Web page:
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Angular KE and momentum question

  1. Apr 5, 2003 #1
    Take for example the angular momentum experiment where you sit in a rotating chair and spin yerself while holding weights. If you bring the weights in closer, your angular velocity increases, but you angular momentum is conserved.

    Is angular kinetic energy also conserved with angular momentum?
  2. jcsd
  3. Apr 6, 2003 #2


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    No, energy is not conserved because of the work of internal forces in the system...

    Angular momentum is conserved because of the absence of external torques.
  4. Apr 6, 2003 #3
    The extra kinetic energy is due to the work done by the person who sit on the rotating chair to pull the weights in closer.
  5. Apr 6, 2003 #4
    hmm we never really talked about rotational energy in my physics class. Would it just be 1/2Iω2?

    btw. seeing linear momentum is mv. KE = 1/2mv^2. Is it just coincidence that KE is antiderivative of momentum or is it supposed to be that way. I've noted this a few times but I've never had a professor get up and say "Kinetic energy is the antiderivative of momentum" so i was just wondering.
  6. Apr 6, 2003 #5
    I guess I just don't understand how that work done pulling the weights closer to you would go twords increasing KE.
    Would anyone mind laying out the problem and solving?

    It just doesnt make sense that momentum can stay the same while energy changes.
    Last edited: Apr 6, 2003
  7. Apr 7, 2003 #6


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    Well it makes sense according to classical physics, but if you don't like it you can make your own... you must just be self-consistent and convince a few others ;)

    Besides teasing you, Let us put down a very symple system that will show you how the whole thing works.

    Something like two point-like masses hold together by a spring, rotating around an axis orthogonal to the spring with constant angular velocity. If the spring is initially extended beyong its rest lenght and kept so by a thin rod, we will have a system where we can easily describe the internal forces by a potential energy. If at some point the thin rod breaks, total energy will be conserved (no other force is involved in the system besides the conservative elastic one); since that time on the evolution of the system is dictated by conservation of angular momentum (no external momentum of force is present) and of total energy. While the two masses are coming together there is an increase of angular velocity which implies an increse of kinetic energy which is compensated (to keep total energy constant) by a reduction of potential energy. During the expansion the opposite happens.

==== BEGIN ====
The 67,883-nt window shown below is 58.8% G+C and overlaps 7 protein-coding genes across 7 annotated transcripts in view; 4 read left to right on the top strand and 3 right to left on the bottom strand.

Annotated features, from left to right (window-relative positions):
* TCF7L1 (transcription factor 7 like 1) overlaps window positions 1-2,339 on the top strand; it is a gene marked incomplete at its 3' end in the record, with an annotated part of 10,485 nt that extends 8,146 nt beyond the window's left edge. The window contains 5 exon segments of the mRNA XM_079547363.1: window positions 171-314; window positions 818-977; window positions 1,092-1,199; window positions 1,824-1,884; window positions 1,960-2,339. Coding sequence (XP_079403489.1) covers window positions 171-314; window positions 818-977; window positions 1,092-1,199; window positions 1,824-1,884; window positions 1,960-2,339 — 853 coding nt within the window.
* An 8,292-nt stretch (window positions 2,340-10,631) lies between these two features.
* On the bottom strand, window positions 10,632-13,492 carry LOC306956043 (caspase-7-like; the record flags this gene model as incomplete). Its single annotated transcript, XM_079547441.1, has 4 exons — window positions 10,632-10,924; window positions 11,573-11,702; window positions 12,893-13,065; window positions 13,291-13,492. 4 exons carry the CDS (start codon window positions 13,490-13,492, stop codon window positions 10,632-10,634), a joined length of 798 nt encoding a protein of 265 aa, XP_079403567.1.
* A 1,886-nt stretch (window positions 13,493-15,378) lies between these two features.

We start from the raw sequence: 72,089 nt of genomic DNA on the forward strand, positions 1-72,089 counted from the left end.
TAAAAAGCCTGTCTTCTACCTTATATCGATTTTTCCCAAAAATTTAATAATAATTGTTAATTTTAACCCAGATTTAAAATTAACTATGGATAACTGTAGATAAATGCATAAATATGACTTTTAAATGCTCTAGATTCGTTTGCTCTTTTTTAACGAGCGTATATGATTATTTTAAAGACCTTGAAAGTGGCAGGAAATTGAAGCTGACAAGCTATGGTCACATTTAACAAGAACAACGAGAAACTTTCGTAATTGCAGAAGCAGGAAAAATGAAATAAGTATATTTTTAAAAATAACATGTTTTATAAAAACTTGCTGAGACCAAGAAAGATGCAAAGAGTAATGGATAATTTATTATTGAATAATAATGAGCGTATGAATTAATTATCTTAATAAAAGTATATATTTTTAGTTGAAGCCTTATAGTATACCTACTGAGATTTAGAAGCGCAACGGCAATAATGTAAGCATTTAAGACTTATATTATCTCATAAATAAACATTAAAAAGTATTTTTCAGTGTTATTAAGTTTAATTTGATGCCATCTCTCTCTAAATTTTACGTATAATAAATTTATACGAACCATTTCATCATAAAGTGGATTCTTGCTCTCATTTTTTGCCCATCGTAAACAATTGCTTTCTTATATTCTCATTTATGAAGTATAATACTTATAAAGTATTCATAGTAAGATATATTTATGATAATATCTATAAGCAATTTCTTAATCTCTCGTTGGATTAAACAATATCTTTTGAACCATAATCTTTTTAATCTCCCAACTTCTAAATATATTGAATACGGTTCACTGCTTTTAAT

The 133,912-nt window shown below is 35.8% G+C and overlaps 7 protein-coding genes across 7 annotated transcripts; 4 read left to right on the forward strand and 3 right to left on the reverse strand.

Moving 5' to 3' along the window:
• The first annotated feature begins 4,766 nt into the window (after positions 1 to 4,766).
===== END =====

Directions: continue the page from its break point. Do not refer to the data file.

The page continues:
In the case of a human bringing two weights closer it is the chemical energy stored in some molecules that is converted to kinetic energy (and to heat), while conserving angular momentum.
  8. Apr 7, 2003 #7
    actually there is no such thing as Kinetic Energy or Potential Energy.
    there is only one energy which is vector product of the force vector and the so called X vector.this X vector is actually the distance of the point where the force is acting and the equilibrum point(the point where the force virtually reduce to zero).important is that the energy defined as above is always constant if the system is closed.

    i din't tought/comment of/on your wonder here but give me some finite time and i'll come up with something.
  9. Apr 7, 2003 #8
    Thanks dg, I think it just clicked in my mind. It's starting to make more sense now.
  10. Apr 8, 2003 #9
    i'll assume this discussion is not over and i'll give you my approach:
    there is only one energy in the system and it is E=FxX=const
    X is equilibrum vector starting in the position of the weight and ending in the normal projection of the same position on the axis of rotation.Now the explanation is simple as A,B,C...